Jets, a Ruby Serverless Framework, makes use of API Gateway Binary Support to make uploading images and files from AWS Lambda a straightforward task. We’ll cover how to upload images or any file with Jets and Carrierwave in this tutorial guide. Note, please use Jets v1.3.1 and above for this tutorial guide as the jets new generator was updated for it. Here’s the Live Demo of this tutorial. The full source code is on Github: tongueroo/jets-example-upload.

Brand New App

Create a brand new Jets app with scaffolding.

gem install jets
jets new upload
cd upload
jets generate scaffold Post title:string photo:string
vim .env.development # edit with local db settings
jets db:create db:migrate
jets server

The app has a Post model with title and photo fields. You should be able to now go to http://localhost:8888/posts, create a Post record, and see something like this:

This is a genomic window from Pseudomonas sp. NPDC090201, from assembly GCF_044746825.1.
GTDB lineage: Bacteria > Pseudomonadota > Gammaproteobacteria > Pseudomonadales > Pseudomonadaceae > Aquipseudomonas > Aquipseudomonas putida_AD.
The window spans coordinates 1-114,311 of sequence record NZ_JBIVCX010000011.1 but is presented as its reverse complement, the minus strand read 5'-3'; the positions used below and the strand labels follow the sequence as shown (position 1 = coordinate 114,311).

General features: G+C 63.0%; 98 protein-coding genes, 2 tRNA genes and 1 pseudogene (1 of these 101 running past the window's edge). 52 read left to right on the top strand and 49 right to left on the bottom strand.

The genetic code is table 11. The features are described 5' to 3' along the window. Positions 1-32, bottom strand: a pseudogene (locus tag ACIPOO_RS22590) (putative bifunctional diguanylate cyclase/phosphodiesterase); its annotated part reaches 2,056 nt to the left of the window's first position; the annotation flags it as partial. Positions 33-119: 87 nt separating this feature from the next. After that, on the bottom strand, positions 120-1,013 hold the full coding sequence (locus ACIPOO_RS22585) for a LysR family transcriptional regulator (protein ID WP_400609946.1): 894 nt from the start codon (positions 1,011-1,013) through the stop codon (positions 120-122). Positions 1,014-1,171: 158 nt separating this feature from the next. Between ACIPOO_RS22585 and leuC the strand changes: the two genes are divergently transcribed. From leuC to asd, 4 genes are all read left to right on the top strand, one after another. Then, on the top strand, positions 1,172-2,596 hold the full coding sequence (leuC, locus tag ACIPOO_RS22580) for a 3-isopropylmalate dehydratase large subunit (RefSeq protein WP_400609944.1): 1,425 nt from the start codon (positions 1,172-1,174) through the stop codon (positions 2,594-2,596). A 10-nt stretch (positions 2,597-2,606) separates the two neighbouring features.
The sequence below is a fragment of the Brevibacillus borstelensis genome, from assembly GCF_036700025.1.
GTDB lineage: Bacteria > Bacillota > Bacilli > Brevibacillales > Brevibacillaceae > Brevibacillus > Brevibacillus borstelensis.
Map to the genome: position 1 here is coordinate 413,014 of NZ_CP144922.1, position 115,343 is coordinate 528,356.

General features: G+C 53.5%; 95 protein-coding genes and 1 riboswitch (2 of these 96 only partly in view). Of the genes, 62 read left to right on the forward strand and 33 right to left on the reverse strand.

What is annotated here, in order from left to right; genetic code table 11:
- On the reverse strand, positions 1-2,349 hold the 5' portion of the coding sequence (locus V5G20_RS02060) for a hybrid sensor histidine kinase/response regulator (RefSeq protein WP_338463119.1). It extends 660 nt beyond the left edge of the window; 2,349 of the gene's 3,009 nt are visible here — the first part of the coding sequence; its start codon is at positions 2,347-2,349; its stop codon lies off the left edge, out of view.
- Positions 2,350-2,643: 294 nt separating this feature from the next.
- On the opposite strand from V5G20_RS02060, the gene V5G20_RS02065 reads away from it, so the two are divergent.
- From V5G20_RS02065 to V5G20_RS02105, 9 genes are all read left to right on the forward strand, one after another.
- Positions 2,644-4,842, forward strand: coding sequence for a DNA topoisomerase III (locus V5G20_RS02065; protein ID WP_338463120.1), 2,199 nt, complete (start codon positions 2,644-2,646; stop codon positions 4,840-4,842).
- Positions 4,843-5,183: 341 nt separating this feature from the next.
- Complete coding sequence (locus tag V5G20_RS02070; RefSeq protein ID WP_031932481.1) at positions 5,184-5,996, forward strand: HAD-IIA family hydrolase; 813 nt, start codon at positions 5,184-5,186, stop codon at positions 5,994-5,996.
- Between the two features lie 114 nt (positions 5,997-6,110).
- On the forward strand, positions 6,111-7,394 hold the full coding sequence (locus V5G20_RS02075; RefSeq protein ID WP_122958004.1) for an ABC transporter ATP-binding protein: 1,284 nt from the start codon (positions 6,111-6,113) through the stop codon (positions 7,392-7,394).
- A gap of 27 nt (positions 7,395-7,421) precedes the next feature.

Update Form

The starter scaffold provided us with basic CRUD abilities. However, the form does not handle uploading files yet. We’ll modify it so it does. Do the following to add a file input field:

  • Update the form with multipart: true
  • IMPORTANT: Get rid of the: <input type="hidden" name="_method" value="put" /> - For multipart form data, we need to route the request and POST to the resource.
  • Replace <%= text_field_tag "post[photo]", post.photo %> with <%= file_field_tag "post[photo]" %>

The form html should look something like this:

<%= form_tag(action, multipart: true) do %>
  <div class="field">
    <%= label_tag :title %>
    <%= text_field_tag "post[title]", post.title %>
  </div>

  <div class="field">
    <%= label_tag :photo %>
    <%= file_field_tag "post[photo]" %>
  </div>
...

Here’s the full source code of the form.